The bottom layer of each print is fantastic, with even plastic distribution and no gaps at all. I didn’t have any prints fail due to adhesion to the bed either.
With greater speed on a large machine comes a higher likelihood of various print flaws like “ghosting”, “shadowing”, or waves, where the movement of the print bed and/or printhead causes the whole printer to move a bit and thus wiggle right after a sharp movement. Sometimes this manifests as a light line after a corner, or as you can see above sometimes it manifests in different and strange ways. I fixed this by moving the printer off the regular table I was testing on and placing it on a solid surface attached to a wall (so that the whole table wasn’t swaying a bit and contributing to printing artifacts). If you don’t have this option, you might have to lower your print speed or play with settings to mitigate issues like this.
I also learned with several prints that intricate structures combined with high speed printing increases likelihood of failures. If you’re going to go full speed on large prints, you’ll want to make sure they’re not highly complex shapes (and if they are, you’ll probably want to slow down). Also, make sure your filament is dry and high quality, I had issues likely attributed to both.
Once I dialed things in, I was very happy with the resulting print quality. The tentacles Xbox stand shown above (link to STL file) was printed at 200 mm/s and came out fantastic. With some light sanding and a coat of spray paint you can’t tell that it’s 3D printed at all. Even raw, the layer lines are very faint and the details sharp.
I also printed out a very large trash can (link to STL file) to test the large volume capability of the Elegoo Neptune 4 Max FDM 3D printer, and the whole thing was done in less than 8 hours (estimated 30 hours on my previous large format printer)!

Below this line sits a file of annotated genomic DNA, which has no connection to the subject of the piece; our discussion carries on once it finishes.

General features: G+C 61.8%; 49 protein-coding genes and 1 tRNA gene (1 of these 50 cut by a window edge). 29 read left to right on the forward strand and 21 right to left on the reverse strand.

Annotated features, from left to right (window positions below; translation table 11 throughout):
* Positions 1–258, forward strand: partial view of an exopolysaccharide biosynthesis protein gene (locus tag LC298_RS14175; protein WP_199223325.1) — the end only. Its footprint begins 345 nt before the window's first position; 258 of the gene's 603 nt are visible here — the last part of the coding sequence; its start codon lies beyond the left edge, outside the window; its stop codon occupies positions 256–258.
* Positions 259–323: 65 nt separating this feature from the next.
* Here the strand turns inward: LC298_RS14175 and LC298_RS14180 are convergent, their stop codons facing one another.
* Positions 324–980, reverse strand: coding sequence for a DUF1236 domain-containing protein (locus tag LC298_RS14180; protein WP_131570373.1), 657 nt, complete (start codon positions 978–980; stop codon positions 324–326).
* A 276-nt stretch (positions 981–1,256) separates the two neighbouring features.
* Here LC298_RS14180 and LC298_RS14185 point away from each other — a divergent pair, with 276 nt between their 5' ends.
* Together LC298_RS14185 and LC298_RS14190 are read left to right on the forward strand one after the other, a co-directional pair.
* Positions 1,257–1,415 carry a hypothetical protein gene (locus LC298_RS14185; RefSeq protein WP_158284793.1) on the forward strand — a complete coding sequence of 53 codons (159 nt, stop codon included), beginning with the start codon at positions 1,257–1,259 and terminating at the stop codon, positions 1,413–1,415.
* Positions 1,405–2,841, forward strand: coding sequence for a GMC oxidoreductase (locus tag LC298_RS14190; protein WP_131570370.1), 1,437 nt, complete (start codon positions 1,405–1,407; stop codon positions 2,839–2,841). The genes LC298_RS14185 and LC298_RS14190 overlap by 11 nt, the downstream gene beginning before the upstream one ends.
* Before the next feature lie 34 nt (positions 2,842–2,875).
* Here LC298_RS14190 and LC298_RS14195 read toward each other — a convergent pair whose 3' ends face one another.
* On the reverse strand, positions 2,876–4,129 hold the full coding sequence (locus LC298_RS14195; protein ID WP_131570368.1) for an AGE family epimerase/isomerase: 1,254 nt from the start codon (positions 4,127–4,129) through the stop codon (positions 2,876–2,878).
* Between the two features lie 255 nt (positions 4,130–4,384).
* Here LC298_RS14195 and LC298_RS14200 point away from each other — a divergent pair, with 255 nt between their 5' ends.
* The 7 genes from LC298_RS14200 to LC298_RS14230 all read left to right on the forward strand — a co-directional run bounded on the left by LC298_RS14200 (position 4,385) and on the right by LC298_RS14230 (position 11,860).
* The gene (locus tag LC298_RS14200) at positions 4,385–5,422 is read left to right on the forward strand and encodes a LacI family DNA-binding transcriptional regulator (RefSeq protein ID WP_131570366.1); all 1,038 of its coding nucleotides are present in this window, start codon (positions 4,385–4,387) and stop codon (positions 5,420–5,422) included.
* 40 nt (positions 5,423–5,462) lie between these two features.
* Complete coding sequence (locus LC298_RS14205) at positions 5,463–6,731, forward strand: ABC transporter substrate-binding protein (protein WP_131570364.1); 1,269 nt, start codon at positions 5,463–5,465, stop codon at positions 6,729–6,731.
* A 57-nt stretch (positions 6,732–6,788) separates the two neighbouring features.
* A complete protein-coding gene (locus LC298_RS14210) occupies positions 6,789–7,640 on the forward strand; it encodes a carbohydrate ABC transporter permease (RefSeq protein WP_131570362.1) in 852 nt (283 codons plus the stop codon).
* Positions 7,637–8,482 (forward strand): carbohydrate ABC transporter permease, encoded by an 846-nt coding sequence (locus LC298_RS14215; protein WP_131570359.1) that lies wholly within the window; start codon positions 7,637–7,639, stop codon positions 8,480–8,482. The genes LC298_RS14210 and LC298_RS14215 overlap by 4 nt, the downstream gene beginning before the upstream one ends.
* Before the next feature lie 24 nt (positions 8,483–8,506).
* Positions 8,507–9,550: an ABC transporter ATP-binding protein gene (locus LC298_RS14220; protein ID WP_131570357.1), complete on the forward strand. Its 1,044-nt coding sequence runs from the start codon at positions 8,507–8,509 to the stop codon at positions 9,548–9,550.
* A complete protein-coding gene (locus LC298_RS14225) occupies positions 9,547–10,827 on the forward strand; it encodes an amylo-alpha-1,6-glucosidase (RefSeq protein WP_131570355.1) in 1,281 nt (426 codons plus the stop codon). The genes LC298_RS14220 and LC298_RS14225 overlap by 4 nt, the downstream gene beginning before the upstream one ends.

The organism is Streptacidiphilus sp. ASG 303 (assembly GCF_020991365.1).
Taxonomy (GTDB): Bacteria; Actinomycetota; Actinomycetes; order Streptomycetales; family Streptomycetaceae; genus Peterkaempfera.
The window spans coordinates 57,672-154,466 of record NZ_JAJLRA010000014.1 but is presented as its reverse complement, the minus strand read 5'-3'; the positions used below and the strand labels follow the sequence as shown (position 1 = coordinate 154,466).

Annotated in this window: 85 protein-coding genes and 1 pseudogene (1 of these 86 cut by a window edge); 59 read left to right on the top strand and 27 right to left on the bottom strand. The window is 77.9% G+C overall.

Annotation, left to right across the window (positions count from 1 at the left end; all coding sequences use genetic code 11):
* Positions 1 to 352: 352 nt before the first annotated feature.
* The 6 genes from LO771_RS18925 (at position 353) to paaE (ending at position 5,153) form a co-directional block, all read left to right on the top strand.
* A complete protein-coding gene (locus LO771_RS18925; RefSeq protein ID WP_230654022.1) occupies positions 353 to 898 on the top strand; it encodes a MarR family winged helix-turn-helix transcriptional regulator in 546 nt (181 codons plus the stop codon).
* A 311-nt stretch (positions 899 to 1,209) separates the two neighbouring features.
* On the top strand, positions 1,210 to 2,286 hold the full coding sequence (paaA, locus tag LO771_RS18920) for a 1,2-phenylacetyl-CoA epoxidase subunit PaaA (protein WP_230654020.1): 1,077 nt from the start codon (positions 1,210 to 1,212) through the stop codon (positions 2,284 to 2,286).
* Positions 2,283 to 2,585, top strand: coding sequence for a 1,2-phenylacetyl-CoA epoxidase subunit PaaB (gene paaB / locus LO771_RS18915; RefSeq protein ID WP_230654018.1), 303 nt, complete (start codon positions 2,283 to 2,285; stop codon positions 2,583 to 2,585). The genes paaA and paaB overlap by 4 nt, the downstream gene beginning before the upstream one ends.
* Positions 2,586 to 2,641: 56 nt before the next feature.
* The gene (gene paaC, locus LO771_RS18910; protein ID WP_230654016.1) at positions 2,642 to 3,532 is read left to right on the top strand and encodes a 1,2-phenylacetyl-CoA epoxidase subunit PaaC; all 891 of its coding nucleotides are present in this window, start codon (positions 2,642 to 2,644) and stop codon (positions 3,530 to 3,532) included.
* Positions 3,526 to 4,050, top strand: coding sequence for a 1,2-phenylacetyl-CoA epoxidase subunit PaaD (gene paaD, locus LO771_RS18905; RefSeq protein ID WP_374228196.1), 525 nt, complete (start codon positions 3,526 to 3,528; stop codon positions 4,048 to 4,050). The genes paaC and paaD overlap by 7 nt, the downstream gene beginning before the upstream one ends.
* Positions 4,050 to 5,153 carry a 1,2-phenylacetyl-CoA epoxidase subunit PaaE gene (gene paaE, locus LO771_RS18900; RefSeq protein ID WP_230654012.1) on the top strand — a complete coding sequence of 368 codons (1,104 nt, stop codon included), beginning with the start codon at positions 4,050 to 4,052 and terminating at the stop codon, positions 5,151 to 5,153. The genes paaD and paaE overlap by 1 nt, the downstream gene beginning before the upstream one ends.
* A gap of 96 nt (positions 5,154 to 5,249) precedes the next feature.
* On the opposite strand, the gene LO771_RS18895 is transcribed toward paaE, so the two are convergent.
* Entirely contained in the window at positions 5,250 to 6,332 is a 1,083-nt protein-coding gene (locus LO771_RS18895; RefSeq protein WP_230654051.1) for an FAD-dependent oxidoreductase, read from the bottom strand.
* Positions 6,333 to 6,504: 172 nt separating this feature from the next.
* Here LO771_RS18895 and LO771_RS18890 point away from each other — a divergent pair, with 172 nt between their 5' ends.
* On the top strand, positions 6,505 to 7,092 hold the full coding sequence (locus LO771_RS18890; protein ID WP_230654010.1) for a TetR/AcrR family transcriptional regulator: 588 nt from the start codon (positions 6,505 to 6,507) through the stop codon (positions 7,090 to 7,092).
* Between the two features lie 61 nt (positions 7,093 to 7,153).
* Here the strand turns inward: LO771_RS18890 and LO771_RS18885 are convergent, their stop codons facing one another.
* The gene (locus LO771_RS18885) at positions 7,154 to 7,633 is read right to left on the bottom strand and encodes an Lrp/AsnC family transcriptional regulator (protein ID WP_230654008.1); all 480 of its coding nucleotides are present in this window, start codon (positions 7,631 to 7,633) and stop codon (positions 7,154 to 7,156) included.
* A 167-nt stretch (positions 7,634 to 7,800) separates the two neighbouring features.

Finally, some thoughts on Klipper – the firmware installed by default on the Neptune 4 series. Controlling the printer is no different than previous models, but Klipper allows for both the higher speed print capability, as well as internet connectivity and a whole world of plugins you can explore. The internet connection has become invaluable for me – I can slice and send models straight to the printer rather than relying on a USB connection or USB stick. I can log in and monitor prints and ETA from my smartphone or a browser, and there are some features and plugins I plan on playing with in the future (like the ability to add a webcam to monitor the print and use AI to send alerts if it appears your print is failing – by comparing the GCODE print file to what’s actually happening on the print bed). I feel like I’m just scratching the surface with Klipper, and I’m excited to learn more.
This guide was very helpful to me to get the Elegoo Neptune 4 Max FDM 3D printer configured in the latest version of CURA (rather than the older version provided by Elegoo on the included USB Stick): reddit link
What I like
- Large print volume
- High quality print results
- Fast printing
- Klipper preinstaller with WiFi/LAN connection options
What I’d change
- If you’re not going to utilize the massive print volume, you can save space and money by going with a smaller version in the same Neptune 4 lineup – this version is huge and takes up a LOT of space.
- Move the filament sensor from the top of the machine to the printhead itself
I have used large format 3D FDM printers, and I’ve used high-speed FDM 3D printers, but having the two combined is exactly what I need for a do-it-all printer for my purposes. Large items like helmets can be printed in a day or less, instead of the half-week that previous large printers took, and with smaller items I can add multiple copies of them in the slicer and print out a whole set at once instead of one at a time. The Elegoo Neptune 4 Max FDM 3D printer has earned its place as my main 3D printer, and even got me to install permanent shelving just so it would have a solid surface to work on (and thus fewer speed ripples/ghosting/waves).